.NET Zone Sending emails for your app and avoiding the spam trap. Signing emails with Domain Keys/DKIM example
Join the DZone community and get the full member experience.Join For Free
"So you’ve started sending email from your site/application, your application is doing well and you are now sending more e-mail daily. With this comes the fun of finding out that most of the email you now send ends up stuck in your customers spam filters – how did this happen? You aren’t a Nigerian scammer, and people opted-in to hear from you! At this point signing your mail may be the next step.
I recently wrote a post on What good developers should know about sending mail, where i talked through the basics that all developers need to know about sending email before they simply start talking to SendMail or fire up an instance of SmtpClient.
My post covered a few things you should make sure you do when sending email through code:
- Send email from a real email address (hey it may sound crazy but people might want to reply…?)
- Never send mail from a domain you do not control (that’s what reply-to is there for…)
- Make sure your mail server’s forward and reverse DNS records are configured properly and match their HELO/EHLO greeting.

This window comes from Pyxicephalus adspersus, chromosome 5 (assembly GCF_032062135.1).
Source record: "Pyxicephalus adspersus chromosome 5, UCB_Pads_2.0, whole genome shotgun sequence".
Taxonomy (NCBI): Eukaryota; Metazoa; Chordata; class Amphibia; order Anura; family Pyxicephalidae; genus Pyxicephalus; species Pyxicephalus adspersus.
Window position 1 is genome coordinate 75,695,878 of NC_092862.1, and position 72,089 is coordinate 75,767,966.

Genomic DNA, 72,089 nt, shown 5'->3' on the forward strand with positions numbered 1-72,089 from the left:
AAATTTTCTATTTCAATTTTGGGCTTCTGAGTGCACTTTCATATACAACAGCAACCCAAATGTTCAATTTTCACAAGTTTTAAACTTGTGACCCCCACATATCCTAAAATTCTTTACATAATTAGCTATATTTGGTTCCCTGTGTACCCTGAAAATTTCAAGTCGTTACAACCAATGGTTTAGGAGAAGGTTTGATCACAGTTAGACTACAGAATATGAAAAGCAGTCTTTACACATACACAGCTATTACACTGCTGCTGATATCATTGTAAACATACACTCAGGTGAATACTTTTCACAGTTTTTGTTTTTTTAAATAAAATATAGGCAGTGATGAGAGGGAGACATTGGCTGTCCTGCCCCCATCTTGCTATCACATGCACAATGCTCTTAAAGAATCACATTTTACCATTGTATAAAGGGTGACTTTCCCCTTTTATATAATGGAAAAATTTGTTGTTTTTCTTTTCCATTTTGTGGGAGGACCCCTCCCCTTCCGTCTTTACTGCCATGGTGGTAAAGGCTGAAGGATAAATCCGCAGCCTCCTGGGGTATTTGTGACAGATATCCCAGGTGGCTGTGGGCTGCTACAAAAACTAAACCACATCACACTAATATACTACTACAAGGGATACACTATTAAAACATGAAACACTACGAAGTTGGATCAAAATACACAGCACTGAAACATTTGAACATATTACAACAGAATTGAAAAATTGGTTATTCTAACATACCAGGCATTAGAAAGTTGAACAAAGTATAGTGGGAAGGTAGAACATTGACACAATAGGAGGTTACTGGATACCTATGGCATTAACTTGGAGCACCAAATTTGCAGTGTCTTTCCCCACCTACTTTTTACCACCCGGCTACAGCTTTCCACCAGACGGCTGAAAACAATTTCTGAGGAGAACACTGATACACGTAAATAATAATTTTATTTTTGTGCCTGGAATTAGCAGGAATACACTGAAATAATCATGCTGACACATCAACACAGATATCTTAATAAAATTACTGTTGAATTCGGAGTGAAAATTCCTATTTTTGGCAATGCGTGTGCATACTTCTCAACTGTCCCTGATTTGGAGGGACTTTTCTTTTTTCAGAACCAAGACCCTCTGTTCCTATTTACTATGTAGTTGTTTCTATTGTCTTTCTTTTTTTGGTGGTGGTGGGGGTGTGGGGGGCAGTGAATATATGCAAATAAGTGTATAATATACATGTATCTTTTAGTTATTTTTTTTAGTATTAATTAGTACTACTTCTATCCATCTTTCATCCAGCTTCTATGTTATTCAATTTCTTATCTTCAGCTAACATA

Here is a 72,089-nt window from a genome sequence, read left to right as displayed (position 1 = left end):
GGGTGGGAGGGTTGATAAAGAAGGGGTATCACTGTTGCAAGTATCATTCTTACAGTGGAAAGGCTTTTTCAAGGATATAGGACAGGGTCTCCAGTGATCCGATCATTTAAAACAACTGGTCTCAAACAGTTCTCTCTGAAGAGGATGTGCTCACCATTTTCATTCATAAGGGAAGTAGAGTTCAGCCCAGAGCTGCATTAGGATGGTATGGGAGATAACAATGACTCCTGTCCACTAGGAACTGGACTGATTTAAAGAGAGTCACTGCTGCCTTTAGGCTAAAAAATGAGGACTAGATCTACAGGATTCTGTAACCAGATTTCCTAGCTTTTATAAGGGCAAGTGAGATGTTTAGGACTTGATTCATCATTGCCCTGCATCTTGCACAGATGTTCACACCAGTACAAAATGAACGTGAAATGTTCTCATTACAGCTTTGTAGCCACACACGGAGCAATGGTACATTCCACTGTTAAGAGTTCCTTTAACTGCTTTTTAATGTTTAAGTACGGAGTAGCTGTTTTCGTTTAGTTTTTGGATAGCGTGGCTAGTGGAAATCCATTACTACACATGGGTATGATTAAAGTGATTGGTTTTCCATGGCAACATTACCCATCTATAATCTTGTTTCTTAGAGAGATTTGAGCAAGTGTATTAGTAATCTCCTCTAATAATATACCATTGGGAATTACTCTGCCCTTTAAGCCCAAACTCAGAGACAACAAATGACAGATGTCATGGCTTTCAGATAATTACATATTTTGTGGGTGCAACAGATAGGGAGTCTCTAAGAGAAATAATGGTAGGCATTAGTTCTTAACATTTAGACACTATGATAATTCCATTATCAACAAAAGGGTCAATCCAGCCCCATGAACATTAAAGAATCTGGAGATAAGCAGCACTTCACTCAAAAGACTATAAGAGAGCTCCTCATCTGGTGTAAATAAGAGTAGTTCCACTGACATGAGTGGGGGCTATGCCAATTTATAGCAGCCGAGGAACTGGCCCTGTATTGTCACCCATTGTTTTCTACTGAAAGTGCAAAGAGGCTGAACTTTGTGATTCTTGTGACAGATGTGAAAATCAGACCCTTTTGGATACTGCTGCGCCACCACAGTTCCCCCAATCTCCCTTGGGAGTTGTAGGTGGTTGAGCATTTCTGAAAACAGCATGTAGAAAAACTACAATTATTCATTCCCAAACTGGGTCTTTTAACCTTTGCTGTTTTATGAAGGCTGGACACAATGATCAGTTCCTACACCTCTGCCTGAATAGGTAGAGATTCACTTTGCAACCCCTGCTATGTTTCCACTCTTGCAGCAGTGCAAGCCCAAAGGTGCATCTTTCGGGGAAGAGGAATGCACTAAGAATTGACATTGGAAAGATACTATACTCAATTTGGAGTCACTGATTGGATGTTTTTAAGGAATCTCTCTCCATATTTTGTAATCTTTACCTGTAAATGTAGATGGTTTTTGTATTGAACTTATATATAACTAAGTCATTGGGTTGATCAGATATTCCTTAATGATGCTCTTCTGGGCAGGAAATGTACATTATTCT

- Setup an SPF record/Sender ID DNS record for server authentication.
If you are in the category of large sender, have stumbled onto the fact that a spammer used to use your IP address for nefarious means, or simply are having issues with the delivery rates of the mail you send out, one way you can add an extra tick of approval to the mail that you send is to sign your email using Domain Keys and DKIM.
Let’s take a look at how you would do this.
I thought this a great walk through and example and appreciated the number of libraries that were mentioned, as well as the alternate means of sending email.
Published at DZone with permission of Greg Duncan, DZone MVB. See the original article here.
Opinions expressed by DZone contributors are their own.